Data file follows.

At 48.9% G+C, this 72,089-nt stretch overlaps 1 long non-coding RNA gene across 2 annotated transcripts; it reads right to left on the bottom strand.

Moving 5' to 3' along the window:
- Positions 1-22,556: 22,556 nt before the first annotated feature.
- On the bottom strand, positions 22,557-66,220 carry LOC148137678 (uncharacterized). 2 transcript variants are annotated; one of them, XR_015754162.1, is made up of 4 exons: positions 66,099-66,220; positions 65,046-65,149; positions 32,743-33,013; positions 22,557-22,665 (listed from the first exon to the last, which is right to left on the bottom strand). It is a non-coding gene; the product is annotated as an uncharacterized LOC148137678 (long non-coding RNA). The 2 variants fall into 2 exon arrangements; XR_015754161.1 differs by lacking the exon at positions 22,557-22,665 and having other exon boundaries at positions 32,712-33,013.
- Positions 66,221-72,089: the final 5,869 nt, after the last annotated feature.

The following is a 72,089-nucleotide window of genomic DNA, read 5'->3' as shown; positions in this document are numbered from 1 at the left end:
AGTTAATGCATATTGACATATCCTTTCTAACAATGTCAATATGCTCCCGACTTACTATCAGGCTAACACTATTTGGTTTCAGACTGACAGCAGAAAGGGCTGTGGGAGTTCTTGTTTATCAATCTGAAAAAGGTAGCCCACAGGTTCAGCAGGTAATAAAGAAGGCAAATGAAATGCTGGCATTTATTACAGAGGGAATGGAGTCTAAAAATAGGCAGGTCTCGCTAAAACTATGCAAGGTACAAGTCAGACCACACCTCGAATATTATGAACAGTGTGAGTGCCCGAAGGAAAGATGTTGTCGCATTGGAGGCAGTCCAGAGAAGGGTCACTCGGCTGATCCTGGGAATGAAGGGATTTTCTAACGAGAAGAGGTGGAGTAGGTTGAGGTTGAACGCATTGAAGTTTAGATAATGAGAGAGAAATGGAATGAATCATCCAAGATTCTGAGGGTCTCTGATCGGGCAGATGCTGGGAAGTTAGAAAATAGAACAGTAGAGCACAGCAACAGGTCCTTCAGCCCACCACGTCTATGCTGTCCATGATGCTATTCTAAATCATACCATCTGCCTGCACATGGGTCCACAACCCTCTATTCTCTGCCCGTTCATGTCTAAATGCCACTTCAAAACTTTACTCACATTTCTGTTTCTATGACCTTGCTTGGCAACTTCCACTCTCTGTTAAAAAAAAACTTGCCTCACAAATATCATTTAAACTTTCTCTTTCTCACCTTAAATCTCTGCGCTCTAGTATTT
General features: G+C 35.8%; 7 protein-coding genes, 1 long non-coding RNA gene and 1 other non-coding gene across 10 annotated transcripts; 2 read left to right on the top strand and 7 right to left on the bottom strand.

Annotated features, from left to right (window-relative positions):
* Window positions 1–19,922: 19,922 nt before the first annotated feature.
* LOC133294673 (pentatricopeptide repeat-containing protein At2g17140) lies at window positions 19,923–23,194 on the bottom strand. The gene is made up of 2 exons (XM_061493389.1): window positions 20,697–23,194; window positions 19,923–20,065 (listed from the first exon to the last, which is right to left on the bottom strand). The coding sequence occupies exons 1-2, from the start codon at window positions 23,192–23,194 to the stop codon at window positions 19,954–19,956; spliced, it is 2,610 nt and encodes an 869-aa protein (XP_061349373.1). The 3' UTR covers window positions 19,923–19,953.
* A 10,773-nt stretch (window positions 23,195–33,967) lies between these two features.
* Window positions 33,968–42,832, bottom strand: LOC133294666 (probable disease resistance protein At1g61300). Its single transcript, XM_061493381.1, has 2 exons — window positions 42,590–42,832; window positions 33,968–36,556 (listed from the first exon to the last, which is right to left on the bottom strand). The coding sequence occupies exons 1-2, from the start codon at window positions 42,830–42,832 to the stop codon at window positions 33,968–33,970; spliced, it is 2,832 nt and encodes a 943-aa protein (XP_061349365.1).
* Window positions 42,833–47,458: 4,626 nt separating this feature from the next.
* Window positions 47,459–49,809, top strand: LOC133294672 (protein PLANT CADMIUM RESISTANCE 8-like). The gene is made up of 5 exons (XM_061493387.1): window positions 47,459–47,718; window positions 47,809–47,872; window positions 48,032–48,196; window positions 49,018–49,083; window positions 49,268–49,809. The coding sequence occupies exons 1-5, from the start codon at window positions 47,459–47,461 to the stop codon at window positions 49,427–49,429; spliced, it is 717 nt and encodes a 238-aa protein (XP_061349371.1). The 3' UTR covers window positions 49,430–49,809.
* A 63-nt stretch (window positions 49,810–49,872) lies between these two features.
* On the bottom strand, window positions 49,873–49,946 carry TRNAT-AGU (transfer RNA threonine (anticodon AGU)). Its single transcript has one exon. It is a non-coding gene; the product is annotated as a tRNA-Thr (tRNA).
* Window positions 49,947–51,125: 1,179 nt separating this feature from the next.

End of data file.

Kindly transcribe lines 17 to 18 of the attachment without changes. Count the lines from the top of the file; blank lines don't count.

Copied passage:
* On the bottom strand, window positions 49,873–49,946 carry TRNAT-AGU (transfer RNA threonine (anticodon AGU)). Its single transcript has one exon. It is a non-coding gene; the product is annotated as a tRNA-Thr (tRNA).
* Window positions 49,947–51,125: 1,179 nt separating this feature from the next.